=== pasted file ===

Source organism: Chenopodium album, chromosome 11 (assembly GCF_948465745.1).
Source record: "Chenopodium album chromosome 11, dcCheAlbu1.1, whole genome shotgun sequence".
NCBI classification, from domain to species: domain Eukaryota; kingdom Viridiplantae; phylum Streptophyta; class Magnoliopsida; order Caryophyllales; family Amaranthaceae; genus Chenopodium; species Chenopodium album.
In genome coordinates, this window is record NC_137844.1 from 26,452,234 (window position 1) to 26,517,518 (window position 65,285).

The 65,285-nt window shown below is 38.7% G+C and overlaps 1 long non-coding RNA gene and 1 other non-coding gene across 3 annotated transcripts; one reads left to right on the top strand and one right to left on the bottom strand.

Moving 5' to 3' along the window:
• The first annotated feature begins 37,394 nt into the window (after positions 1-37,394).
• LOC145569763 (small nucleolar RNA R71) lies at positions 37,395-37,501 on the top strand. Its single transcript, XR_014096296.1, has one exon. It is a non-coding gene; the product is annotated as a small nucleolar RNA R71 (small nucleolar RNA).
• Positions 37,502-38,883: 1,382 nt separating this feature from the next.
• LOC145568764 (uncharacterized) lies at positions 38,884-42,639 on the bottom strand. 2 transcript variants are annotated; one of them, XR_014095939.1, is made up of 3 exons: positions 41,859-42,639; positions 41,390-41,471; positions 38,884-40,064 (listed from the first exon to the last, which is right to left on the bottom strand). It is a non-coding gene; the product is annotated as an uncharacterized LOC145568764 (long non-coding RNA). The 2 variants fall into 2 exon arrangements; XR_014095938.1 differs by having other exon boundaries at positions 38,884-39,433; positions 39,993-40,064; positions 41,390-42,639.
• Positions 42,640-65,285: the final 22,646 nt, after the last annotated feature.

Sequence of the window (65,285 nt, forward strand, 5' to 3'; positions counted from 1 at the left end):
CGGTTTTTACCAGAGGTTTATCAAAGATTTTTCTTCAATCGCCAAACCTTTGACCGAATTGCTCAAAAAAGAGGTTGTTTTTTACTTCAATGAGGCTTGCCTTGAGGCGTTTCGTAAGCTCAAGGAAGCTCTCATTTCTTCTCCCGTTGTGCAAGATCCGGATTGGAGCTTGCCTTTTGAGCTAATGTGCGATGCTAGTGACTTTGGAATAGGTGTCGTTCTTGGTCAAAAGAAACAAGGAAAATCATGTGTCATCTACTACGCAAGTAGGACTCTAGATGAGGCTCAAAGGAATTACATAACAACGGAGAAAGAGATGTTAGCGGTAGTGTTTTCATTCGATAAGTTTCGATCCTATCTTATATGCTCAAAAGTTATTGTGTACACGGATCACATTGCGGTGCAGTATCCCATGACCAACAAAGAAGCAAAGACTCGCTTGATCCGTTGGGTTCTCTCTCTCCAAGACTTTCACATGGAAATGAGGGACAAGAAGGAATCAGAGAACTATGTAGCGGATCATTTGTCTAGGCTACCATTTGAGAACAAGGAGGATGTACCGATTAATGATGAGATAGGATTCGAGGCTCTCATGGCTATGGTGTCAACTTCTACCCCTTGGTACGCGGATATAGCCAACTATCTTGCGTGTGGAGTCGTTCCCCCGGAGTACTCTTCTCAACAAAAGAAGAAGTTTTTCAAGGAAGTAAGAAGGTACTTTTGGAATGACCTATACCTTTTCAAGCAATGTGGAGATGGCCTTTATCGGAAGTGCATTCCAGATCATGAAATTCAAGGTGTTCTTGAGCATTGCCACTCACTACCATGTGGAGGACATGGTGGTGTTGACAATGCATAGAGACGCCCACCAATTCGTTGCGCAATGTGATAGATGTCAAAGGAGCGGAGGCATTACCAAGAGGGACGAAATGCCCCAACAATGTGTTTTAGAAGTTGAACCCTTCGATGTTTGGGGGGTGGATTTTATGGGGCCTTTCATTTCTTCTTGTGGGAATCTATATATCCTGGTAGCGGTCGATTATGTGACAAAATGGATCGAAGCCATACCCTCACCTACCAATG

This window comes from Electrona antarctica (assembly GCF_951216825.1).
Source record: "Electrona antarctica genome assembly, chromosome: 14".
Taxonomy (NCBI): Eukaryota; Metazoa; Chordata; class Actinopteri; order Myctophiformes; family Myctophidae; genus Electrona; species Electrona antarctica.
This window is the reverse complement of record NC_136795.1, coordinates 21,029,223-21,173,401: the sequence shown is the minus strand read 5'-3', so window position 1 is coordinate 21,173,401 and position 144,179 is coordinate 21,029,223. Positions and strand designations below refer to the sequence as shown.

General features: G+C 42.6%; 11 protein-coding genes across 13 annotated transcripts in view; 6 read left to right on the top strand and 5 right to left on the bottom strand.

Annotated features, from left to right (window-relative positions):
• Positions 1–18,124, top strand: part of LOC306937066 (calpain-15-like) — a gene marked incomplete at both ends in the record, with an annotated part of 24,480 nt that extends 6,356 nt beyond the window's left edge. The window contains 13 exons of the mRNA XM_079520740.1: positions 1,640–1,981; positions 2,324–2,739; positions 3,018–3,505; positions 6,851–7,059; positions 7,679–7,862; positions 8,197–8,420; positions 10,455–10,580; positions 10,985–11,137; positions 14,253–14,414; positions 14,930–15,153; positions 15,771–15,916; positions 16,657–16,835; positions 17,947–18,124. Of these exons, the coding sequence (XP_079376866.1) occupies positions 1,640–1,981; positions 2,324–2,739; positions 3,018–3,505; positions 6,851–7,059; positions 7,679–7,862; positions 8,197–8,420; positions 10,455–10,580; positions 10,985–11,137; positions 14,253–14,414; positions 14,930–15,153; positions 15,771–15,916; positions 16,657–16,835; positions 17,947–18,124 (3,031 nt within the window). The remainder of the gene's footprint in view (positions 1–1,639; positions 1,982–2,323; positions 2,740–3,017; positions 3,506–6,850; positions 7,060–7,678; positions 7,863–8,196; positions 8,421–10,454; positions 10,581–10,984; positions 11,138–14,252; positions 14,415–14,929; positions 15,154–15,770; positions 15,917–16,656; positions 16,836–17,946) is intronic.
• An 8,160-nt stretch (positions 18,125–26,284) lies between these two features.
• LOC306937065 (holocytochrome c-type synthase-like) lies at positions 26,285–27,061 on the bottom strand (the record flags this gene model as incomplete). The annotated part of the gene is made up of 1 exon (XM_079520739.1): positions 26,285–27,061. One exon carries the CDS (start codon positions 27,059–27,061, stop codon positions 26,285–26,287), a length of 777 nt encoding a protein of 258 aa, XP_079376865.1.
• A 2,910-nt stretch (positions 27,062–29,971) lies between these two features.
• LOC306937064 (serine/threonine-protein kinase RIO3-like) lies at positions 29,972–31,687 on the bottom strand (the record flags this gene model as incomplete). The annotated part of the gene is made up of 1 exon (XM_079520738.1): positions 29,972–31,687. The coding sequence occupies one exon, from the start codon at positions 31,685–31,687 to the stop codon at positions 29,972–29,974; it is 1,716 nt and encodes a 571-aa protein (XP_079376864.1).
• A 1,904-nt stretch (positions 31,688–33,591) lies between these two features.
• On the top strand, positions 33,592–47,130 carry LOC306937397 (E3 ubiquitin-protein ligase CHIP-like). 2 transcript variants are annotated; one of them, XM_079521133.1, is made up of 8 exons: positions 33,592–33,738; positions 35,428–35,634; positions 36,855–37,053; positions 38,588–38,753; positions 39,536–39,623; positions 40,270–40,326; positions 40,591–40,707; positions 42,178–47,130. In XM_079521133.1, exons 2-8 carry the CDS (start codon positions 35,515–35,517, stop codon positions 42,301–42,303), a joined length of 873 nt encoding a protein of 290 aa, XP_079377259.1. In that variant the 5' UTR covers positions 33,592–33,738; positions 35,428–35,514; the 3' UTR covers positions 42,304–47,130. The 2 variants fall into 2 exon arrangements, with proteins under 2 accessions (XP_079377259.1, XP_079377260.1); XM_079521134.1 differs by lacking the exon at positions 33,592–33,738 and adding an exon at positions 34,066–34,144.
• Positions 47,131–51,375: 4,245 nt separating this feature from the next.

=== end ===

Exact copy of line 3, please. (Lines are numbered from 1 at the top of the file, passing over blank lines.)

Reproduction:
NCBI classification, from domain to species: domain Eukaryota; kingdom Viridiplantae; phylum Streptophyta; class Magnoliopsida; order Caryophyllales; family Amaranthaceae; genus Chenopodium; species Chenopodium album.